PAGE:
The Way of Unknowning

thought-for-sundayFrom the desk of Fr. Ignatius Waters, cp

Sunday, 14th May 2017




We were told in Primary School that we were here on earth to know, love and serve God in this life and then to enjoy him in heaven for all eternity. This was when we were just getting used to being here and before we even wondered why we were here. We were given lots of answers to questions we didn’t yet have! If I could float back in time to that classroom with the understanding I now have, I could respectfully say, “Well, excuse me, but knowing God is problematic because Karl Rahner says that the variety of ways the writers present God in the New Testament, the phrases and images they use, all show how inadequate all human ideas and images are when trying to express who God is. And away back in the fourth century, St. Augustine said “If you think you know and understand God, it’s not God you know.” And St. Thomas Aquinas suggests that the only thing we can say about God is what God is not.” So, why didn’t they just tell us that God is a great beautiful mystery that no human words can describe? And that this great beautiful God created us and loves us. Children, fresh from God, feel completely at home in the world of wonder and mystery.

I was very happy when I discovered, many years ago, that there was a tradition of spirituality called the ‘Way of Unknowing’. This tradition says God is greater than any language we might use to speak of God. We cannot lay hold of God by way of concept, language or experience because God is ultimately beyond human comprehension. St. John Cassian defined contemplative prayer as an imperfect yet “astonished gaze at God’s ungraspable nature, something hidden from human sight.”  At the same time, this tradition has used a few lean landscape images to challenge the very use of images! These include the desert, the mountain and the cloud, used to question the overconfidence in words that sometimes characterises the study of theology.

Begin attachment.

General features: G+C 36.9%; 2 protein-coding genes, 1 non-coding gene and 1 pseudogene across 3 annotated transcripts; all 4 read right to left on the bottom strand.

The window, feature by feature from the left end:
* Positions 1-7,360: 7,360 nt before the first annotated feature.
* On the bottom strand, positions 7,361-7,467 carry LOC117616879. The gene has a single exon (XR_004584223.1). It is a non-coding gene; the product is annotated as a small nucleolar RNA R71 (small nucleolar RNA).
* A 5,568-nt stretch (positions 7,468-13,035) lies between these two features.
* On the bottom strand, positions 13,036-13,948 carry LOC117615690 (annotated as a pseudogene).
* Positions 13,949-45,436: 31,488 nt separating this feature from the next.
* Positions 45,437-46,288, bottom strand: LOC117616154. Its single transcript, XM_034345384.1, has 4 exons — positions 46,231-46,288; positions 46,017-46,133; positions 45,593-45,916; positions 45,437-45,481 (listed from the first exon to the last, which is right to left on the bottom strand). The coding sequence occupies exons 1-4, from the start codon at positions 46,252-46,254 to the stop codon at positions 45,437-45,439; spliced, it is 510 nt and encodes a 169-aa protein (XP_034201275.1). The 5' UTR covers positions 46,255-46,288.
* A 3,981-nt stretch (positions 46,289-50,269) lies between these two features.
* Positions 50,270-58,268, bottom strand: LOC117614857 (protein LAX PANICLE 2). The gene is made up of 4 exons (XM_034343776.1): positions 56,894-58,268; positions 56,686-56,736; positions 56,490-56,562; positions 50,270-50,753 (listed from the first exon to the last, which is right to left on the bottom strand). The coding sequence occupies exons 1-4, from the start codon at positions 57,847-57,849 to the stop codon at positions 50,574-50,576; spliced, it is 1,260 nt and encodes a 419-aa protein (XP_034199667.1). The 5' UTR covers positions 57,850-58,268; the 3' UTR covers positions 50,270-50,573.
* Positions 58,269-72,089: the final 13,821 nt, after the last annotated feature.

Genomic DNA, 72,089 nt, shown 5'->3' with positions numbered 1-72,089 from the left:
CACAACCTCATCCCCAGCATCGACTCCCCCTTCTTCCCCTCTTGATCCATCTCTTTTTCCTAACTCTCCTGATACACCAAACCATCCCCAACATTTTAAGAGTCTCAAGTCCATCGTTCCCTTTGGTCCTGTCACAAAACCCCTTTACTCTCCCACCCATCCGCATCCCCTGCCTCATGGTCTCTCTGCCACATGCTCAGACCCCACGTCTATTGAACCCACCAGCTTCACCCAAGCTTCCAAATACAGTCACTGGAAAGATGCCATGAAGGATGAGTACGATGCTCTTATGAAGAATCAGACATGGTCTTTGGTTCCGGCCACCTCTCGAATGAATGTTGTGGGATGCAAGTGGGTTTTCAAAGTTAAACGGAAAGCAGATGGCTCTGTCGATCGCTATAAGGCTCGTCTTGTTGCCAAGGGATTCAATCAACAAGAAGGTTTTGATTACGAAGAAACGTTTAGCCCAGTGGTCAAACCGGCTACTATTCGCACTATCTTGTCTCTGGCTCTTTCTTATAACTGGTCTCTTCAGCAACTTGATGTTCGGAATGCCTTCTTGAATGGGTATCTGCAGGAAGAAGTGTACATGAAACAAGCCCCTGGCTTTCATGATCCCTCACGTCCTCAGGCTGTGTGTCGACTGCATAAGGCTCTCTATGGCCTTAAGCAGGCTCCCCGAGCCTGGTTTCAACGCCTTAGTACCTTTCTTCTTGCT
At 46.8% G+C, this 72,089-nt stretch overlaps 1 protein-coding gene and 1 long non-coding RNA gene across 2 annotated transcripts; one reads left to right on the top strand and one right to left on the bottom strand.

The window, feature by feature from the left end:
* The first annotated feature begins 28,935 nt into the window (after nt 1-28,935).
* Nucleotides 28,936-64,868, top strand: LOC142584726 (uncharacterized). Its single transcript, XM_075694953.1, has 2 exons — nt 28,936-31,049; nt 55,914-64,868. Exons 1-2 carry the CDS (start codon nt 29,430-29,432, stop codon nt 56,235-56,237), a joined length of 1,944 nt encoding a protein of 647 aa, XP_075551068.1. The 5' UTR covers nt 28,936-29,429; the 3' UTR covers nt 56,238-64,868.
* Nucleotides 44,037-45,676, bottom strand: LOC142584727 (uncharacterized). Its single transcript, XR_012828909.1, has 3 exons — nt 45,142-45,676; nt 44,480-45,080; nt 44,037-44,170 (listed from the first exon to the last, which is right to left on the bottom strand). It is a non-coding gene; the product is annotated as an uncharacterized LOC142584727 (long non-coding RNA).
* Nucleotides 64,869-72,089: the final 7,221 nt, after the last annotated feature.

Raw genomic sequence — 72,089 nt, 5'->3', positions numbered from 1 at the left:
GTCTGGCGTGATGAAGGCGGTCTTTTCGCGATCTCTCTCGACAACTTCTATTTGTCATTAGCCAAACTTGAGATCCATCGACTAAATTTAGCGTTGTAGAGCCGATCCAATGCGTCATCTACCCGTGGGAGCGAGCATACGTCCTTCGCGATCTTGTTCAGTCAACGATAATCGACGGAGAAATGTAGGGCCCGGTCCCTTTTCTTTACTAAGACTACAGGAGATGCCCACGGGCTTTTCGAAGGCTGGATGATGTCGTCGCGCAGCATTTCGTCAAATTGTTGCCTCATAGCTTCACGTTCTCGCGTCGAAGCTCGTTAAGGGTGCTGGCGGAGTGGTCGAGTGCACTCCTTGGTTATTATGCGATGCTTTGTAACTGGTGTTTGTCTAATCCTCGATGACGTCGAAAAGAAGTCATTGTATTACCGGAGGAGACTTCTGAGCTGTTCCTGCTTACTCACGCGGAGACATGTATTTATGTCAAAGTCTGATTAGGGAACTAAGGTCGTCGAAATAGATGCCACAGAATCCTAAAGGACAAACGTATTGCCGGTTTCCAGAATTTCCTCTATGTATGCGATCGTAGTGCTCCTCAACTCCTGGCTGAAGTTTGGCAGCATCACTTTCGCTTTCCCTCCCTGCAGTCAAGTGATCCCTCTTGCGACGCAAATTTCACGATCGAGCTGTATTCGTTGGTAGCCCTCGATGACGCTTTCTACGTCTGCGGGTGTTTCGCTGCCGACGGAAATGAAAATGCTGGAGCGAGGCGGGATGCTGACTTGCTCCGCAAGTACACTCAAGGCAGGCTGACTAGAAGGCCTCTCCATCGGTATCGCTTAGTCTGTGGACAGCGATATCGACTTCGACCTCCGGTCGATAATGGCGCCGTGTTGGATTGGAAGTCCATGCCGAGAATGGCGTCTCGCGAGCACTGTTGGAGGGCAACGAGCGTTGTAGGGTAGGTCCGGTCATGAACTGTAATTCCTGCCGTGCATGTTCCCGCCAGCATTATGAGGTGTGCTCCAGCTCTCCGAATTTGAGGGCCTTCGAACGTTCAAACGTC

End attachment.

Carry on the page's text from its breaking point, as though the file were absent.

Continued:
Desert and mountain terrain confront us with our human limits, with how puny, small and unimportant we really are. Stand on Skellig Michael, that great fortress of rock off the coast of Kerry and you will be aware of the tiny speck you are on this great rock which is itself hardly even a speck in the vastness of the ocean. It is wild, fearful and overwhelming. And then the image of the cloud: The14th Century mystic who wrote ‘The Cloud of Unknowing’ put it this way: “You are to smite (to strike, to attack) that thick cloud of unknowing with a sharp dart of longing love.” But loving God is also problematic. What does it mean? St Paul, in all his writings talks very little about our love of God and much more about God’s love for us. And if we can come to believe and bask in God’s love shining on us, then our love of God is some kind of responding gratitude and amazement, wonder and joy! And, of course, our human brother, Jesus, is the best word, the living word that helps us begin the adventure of coming to know and love the living God, an adventure that has no ending!                      

“Our intense need to understand will always be a powerful stumbling block to our attempts to reach God in simple love, and must always be overcome.”(The Cloud of Unknowing)